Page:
And when I did that risk analysis I realised that a bad interface is not just a bad interface. The worst possible outcome we were thinking about, in this project, would be that the person dies. And who is accountable? If someone commits suicide, the doctor is responsible, but I could build a shitty system and never be held accountable. I thought about all the previous solutions I’d worked with, and maybe nobody was going to die, but someone could get burned out, or I was promoting addictive behaviour.
I realised I had abandoned completely why I got into usability because nobody was measuring who was getting hurt, only things that were easy to measure, like conversions, downloads, subscriptions, time on site – very inhuman metrics.
One big premise for UX is removing friction, removing obstacles so people can complete a task. But task completion isn’t the same as goal fulfilment; it’s very much around what the business wants you to do, and that’s shortsighted. Why are users wanting to perform that task? Does it help them reach their goal? That’s not the same much of the time, so making things easier and frictionless means that the user isn’t thinking about what they’re doing as they follow this path of least resistance toward what the business goal is. And in the meantime, they’re becoming worse decision makers because they don’t get to bring in their own value system, the UX just has them absorb ours.
For example, everyone is talking about ‘nudging’ as if it’s this fantastic thing. You have Richard Thaler, Nobel Prize-winning economist, who is seeing his work used as a playbook to manipulate and coerce people into buying products.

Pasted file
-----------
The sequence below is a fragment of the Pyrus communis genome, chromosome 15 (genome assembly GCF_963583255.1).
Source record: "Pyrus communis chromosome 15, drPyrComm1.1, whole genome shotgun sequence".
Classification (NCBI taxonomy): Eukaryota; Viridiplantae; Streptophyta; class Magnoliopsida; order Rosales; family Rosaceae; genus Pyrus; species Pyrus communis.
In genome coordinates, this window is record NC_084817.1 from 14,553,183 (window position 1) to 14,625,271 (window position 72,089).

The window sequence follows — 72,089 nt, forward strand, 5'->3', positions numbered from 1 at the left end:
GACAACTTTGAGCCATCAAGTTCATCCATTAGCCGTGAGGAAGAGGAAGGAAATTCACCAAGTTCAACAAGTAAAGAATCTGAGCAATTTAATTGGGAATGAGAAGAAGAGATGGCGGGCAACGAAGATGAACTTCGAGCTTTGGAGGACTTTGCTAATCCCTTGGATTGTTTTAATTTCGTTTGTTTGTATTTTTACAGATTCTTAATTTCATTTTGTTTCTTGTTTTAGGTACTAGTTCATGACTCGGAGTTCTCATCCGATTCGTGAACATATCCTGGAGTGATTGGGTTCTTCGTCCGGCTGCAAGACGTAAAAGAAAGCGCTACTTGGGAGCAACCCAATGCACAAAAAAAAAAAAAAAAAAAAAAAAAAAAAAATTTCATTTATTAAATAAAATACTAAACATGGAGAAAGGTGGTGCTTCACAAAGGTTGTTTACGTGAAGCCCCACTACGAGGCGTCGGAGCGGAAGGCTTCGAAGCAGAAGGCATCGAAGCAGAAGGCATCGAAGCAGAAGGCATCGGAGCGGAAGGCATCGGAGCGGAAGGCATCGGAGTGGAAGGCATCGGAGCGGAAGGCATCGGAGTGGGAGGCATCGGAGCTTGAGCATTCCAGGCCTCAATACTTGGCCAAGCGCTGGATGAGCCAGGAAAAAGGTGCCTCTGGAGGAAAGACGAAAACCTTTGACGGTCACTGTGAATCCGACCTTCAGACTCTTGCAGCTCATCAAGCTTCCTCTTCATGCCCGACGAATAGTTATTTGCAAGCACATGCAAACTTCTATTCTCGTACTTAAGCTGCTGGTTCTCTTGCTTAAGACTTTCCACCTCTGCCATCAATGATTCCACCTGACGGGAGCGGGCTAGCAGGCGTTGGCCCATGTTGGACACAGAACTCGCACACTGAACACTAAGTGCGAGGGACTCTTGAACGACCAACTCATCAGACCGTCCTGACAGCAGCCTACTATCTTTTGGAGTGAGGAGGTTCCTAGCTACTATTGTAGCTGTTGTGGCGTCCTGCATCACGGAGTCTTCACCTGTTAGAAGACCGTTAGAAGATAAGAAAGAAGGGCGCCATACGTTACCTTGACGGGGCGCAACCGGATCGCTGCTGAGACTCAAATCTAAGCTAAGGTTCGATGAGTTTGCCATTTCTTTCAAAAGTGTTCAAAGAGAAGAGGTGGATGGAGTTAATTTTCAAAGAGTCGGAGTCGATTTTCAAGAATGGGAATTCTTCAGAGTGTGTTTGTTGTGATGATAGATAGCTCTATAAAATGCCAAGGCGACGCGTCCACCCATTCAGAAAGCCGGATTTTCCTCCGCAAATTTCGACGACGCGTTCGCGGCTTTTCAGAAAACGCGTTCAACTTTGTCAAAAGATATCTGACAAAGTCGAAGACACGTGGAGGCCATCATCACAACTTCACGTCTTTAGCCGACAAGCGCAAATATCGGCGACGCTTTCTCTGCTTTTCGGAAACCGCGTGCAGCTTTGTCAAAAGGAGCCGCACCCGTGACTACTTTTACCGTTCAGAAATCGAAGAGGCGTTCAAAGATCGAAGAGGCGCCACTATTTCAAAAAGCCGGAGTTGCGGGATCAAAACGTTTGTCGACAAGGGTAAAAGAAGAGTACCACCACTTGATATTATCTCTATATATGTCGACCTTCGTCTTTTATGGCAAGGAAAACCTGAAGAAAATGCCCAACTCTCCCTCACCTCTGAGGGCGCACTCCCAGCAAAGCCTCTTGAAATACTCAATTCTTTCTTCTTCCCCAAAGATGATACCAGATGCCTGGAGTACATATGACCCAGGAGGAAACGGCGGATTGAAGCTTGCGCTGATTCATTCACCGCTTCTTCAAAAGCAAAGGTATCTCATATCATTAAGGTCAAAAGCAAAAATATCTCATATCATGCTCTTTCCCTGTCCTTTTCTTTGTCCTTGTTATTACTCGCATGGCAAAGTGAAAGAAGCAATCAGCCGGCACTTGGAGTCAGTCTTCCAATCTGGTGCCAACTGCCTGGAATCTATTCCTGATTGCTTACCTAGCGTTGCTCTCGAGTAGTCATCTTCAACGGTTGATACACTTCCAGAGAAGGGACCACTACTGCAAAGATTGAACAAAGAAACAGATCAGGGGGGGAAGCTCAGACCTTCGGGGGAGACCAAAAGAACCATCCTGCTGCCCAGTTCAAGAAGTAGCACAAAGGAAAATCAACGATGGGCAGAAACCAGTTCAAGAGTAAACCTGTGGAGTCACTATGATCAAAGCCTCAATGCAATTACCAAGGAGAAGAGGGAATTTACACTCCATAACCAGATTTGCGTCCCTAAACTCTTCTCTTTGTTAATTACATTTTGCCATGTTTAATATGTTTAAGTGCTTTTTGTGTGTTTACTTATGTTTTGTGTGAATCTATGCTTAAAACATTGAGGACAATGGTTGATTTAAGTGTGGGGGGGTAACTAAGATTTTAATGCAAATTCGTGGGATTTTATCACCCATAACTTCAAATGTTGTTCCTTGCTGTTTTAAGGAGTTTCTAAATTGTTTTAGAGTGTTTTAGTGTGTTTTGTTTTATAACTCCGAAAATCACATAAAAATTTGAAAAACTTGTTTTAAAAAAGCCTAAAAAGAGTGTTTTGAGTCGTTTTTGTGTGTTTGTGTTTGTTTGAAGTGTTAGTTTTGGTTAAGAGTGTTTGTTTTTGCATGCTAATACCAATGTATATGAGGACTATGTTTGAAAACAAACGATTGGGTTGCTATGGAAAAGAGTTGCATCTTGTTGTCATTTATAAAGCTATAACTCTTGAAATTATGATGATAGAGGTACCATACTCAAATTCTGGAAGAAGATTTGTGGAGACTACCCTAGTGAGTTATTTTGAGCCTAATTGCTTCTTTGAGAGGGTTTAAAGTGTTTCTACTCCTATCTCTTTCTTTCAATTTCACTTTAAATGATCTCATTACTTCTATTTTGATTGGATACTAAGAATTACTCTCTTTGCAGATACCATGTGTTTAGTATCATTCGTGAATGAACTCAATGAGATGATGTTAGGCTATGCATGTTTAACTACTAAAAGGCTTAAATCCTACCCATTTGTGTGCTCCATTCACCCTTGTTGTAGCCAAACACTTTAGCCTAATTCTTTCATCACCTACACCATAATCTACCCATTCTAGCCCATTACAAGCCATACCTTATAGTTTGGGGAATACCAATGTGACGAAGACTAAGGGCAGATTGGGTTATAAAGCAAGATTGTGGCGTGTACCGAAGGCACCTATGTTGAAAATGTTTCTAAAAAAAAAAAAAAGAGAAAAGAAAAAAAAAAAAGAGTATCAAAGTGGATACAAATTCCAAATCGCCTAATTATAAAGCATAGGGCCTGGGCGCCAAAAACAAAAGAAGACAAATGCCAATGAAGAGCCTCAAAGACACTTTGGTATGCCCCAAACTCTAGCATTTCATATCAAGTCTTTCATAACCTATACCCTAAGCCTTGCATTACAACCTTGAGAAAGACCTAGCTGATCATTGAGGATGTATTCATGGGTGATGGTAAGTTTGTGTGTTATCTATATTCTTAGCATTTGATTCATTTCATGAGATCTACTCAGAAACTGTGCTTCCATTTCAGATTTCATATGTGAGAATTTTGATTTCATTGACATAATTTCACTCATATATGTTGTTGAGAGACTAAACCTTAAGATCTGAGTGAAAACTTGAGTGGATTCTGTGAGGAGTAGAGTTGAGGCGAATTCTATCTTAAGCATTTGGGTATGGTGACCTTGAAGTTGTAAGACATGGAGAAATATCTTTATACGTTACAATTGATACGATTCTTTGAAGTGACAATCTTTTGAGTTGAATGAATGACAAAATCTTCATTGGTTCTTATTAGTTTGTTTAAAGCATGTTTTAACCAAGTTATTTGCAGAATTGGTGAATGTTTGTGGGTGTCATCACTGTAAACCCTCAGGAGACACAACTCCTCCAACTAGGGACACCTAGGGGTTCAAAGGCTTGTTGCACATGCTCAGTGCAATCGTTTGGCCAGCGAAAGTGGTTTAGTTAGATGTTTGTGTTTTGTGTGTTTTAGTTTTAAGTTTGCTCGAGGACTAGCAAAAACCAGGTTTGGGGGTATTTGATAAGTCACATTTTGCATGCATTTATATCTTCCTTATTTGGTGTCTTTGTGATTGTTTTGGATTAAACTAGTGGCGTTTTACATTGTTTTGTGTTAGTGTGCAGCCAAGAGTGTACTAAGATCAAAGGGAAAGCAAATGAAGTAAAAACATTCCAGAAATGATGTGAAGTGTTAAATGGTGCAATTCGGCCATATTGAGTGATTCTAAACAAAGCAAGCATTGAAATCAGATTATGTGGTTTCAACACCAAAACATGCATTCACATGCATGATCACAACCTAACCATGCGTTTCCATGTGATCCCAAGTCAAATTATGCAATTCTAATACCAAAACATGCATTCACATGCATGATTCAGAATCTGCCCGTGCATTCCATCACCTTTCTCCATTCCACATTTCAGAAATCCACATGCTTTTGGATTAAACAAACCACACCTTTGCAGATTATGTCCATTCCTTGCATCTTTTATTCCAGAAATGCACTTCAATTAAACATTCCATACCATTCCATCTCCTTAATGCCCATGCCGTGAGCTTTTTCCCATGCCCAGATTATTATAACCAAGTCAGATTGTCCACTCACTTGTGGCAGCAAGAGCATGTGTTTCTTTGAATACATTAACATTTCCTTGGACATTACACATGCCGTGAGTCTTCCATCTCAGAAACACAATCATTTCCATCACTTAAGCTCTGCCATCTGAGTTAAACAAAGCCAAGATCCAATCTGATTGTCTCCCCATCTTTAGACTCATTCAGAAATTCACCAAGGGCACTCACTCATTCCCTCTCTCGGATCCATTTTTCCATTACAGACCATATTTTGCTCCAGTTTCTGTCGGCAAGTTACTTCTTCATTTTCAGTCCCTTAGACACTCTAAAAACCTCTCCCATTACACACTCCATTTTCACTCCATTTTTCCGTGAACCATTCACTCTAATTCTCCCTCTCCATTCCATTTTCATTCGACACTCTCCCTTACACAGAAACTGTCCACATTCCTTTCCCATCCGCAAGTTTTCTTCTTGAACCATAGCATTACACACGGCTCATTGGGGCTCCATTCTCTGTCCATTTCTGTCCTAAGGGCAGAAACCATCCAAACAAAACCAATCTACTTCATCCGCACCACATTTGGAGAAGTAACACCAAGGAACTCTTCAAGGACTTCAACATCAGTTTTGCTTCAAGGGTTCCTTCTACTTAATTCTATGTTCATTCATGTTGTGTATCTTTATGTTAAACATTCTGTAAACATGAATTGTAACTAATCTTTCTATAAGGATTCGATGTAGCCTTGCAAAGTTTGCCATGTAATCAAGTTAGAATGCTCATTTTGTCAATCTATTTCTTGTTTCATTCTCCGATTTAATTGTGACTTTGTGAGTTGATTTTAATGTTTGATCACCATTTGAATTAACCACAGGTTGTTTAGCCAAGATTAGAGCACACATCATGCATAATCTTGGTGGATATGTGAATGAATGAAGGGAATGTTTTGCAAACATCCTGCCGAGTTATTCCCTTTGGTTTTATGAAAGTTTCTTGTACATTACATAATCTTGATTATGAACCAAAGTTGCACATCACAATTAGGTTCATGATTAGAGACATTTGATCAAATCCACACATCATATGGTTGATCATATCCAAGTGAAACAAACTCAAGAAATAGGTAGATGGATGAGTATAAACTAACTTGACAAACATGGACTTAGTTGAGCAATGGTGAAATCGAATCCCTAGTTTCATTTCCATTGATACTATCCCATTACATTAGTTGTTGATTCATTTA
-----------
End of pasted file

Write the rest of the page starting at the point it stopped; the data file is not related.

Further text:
A nudge seems like an easy thing, a small thing that doesn’t affect people as much as a ‘push’. But what if we called it ‘coercion’ from the beginning? The intent isn’t for me to hurt anyone, but if you’re not looking for that, people will end up getting hurt anyway.
We haven’t talked about all the biases designers have. If you don’t know your own value system, how can you act on it? I start my ethics workshop with a self-assessment worksheet to help people understand whether they intend to act on their own value system. Ask yourself, am I prepared to fight for my cause? How do I feel about conflict? Am I really ready to apply my own values?
One way to use this in daily work is what I call “pre-scripting”, to think about how you would respond in different situations, whether they have actually happened, or could happen, so that you will be more likely and able to speak up when something does happen.
Imagination is a great tool, so think about, for example, how people might try to build dark patterns into something and then how you could speak about it with others, so when the time comes to fight for your values, you’ll be ready with clear and compelling ways to address the situation.